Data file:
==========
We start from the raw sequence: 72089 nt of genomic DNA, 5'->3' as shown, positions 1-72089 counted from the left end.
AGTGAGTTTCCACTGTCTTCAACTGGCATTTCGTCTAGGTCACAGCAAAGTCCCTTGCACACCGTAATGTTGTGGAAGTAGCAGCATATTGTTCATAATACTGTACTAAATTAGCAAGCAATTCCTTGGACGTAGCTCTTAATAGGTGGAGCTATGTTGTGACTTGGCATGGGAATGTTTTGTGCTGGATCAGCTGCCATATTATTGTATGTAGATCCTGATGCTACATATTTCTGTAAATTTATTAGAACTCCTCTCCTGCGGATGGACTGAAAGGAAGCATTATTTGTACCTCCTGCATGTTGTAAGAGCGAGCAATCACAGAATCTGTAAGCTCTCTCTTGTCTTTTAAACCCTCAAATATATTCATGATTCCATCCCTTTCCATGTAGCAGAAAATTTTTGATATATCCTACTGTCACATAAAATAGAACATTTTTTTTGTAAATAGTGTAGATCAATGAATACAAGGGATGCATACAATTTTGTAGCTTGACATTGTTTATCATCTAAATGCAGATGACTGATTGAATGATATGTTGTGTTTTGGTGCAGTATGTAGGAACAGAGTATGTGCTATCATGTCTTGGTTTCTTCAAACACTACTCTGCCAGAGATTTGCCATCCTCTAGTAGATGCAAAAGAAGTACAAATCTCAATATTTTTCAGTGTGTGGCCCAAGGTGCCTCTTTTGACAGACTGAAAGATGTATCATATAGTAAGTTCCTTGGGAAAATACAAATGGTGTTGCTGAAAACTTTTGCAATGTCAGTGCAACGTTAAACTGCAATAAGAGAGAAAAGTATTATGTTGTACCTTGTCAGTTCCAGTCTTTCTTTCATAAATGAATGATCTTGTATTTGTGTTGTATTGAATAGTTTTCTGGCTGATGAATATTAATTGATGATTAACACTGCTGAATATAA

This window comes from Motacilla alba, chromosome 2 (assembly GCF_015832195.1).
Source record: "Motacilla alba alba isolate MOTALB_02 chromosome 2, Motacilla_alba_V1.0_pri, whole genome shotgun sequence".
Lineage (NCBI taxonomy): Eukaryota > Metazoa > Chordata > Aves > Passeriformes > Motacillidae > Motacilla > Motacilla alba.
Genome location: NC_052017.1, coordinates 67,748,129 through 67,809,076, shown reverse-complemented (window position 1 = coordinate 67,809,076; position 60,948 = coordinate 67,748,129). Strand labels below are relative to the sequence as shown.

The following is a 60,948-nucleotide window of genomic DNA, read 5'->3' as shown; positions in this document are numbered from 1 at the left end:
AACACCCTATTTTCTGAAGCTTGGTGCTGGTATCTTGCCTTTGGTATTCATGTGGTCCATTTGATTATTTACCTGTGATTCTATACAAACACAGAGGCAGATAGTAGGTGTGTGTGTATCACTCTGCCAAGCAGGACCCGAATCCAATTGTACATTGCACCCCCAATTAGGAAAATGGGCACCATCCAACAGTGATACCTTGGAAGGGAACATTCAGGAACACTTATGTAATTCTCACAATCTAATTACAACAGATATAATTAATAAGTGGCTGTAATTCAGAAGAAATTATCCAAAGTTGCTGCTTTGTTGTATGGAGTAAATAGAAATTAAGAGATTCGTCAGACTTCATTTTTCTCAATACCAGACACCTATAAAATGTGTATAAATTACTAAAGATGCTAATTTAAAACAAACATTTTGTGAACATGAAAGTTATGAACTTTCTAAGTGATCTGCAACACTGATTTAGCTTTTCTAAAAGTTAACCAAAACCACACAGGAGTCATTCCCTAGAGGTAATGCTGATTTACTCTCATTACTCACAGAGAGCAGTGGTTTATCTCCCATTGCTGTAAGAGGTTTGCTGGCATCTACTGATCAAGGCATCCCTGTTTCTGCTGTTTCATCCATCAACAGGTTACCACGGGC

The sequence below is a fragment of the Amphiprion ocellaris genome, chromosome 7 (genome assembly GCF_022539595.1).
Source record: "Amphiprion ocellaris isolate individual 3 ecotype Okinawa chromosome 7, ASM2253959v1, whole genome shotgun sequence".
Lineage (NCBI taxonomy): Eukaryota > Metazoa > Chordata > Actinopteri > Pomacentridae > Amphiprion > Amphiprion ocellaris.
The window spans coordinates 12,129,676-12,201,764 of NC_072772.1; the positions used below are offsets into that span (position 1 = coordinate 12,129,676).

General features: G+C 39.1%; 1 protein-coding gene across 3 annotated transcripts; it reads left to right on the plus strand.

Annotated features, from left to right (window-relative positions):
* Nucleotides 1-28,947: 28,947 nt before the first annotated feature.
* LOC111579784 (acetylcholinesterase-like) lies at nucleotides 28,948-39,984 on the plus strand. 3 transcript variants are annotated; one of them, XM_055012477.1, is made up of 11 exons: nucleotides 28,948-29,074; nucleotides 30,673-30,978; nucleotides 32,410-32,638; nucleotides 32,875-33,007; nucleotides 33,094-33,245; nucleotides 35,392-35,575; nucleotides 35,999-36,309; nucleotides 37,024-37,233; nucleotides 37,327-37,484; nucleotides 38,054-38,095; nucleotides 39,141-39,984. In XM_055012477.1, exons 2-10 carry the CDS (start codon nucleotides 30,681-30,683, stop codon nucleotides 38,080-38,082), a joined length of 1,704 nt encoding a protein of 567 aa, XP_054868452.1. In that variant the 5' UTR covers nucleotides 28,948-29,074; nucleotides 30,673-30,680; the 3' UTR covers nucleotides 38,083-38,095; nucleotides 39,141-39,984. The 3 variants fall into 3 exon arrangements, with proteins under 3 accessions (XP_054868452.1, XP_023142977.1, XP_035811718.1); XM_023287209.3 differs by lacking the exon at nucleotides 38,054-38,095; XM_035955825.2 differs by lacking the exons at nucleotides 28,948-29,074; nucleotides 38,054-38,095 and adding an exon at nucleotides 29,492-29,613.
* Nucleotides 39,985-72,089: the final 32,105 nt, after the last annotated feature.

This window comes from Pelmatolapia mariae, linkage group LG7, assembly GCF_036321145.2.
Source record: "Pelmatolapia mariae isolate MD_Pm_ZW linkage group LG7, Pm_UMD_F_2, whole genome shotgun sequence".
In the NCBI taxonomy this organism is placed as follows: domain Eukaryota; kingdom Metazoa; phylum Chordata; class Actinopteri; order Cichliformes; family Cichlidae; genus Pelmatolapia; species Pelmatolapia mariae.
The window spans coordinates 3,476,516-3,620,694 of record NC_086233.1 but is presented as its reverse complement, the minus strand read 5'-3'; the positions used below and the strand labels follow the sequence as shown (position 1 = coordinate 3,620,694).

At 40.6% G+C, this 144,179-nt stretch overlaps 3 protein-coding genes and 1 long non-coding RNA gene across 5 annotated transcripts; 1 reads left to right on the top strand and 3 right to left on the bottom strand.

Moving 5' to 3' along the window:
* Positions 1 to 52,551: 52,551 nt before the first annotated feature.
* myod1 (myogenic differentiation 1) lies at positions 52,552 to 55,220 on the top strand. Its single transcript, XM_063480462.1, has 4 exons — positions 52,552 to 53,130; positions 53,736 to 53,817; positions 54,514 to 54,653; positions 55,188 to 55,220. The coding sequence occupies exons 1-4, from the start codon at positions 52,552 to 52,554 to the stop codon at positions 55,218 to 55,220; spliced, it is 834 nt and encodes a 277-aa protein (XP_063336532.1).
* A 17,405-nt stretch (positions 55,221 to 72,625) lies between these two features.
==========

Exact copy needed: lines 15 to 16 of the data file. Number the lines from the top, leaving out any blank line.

* Nucleotides 1-28,947: 28,947 nt before the first annotated feature.
* LOC111579784 (acetylcholinesterase-like) lies at nucleotides 28,948-39,984 on the plus strand. 3 transcript variants are annotated; one of them, XM_055012477.1, is made up of 11 exons: nucleotides 28,948-29,074; nucleotides 30,673-30,978; nucleotides 32,410-32,638; nucleotides 32,875-33,007; nucleotides 33,094-33,245; nucleotides 35,392-35,575; nucleotides 35,999-36,309; nucleotides 37,024-37,233; nucleotides 37,327-37,484; nucleotides 38,054-38,095; nucleotides 39,141-39,984. In XM_055012477.1, exons 2-10 carry the CDS (start codon nucleotides 30,681-30,683, stop codon nucleotides 38,080-38,082), a joined length of 1,704 nt encoding a protein of 567 aa, XP_054868452.1. In that variant the 5' UTR covers nucleotides 28,948-29,074; nucleotides 30,673-30,680; the 3' UTR covers nucleotides 38,083-38,095; nucleotides 39,141-39,984. The 3 variants fall into 3 exon arrangements, with proteins under 3 accessions (XP_054868452.1, XP_023142977.1, XP_035811718.1); XM_023287209.3 differs by lacking the exon at nucleotides 38,054-38,095; XM_035955825.2 differs by lacking the exons at nucleotides 28,948-29,074; nucleotides 38,054-38,095 and adding an exon at nucleotides 29,492-29,613.